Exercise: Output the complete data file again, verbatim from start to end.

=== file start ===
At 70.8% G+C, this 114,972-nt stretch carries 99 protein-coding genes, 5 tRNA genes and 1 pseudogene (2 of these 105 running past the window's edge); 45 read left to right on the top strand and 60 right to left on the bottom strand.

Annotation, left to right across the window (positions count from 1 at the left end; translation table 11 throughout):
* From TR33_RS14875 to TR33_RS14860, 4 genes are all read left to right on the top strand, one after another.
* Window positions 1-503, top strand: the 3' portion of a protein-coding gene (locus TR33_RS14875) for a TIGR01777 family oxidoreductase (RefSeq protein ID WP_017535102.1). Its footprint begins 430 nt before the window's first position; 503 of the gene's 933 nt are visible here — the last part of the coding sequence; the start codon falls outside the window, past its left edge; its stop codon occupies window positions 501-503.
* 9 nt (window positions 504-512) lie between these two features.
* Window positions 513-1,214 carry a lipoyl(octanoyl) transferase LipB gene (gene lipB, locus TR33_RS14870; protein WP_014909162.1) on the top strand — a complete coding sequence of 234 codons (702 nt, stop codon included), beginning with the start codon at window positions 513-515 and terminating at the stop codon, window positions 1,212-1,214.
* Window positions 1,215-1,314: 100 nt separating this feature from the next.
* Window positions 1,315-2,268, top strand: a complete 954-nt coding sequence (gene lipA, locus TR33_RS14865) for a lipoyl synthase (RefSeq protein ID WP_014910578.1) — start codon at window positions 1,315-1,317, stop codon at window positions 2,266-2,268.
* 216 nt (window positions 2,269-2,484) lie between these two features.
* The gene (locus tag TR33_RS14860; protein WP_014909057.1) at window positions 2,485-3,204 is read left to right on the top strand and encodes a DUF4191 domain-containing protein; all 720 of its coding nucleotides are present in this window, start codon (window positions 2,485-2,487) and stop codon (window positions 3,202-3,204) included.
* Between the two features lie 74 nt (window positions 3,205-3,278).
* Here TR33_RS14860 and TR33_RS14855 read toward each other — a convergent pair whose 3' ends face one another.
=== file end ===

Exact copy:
At 70.8% G+C, this 114,972-nt stretch carries 99 protein-coding genes, 5 tRNA genes and 1 pseudogene (2 of these 105 running past the window's edge); 45 read left to right on the top strand and 60 right to left on the bottom strand.

Annotation, left to right across the window (positions count from 1 at the left end; translation table 11 throughout):
* From TR33_RS14875 to TR33_RS14860, 4 genes are all read left to right on the top strand, one after another.
* Window positions 1-503, top strand: the 3' portion of a protein-coding gene (locus TR33_RS14875) for a TIGR01777 family oxidoreductase (RefSeq protein ID WP_017535102.1). Its footprint begins 430 nt before the window's first position; 503 of the gene's 933 nt are visible here — the last part of the coding sequence; the start codon falls outside the window, past its left edge; its stop codon occupies window positions 501-503.
* 9 nt (window positions 504-512) lie between these two features.
* Window positions 513-1,214 carry a lipoyl(octanoyl) transferase LipB gene (gene lipB, locus TR33_RS14870; protein WP_014909162.1) on the top strand — a complete coding sequence of 234 codons (702 nt, stop codon included), beginning with the start codon at window positions 513-515 and terminating at the stop codon, window positions 1,212-1,214.
* Window positions 1,215-1,314: 100 nt separating this feature from the next.
* Window positions 1,315-2,268, top strand: a complete 954-nt coding sequence (gene lipA, locus TR33_RS14865) for a lipoyl synthase (RefSeq protein ID WP_014910578.1) — start codon at window positions 1,315-1,317, stop codon at window positions 2,266-2,268.
* 216 nt (window positions 2,269-2,484) lie between these two features.
* The gene (locus tag TR33_RS14860; protein WP_014909057.1) at window positions 2,485-3,204 is read left to right on the top strand and encodes a DUF4191 domain-containing protein; all 720 of its coding nucleotides are present in this window, start codon (window positions 2,485-2,487) and stop codon (window positions 3,202-3,204) included.
* Between the two features lie 74 nt (window positions 3,205-3,278).
* Here TR33_RS14860 and TR33_RS14855 read toward each other — a convergent pair whose 3' ends face one another.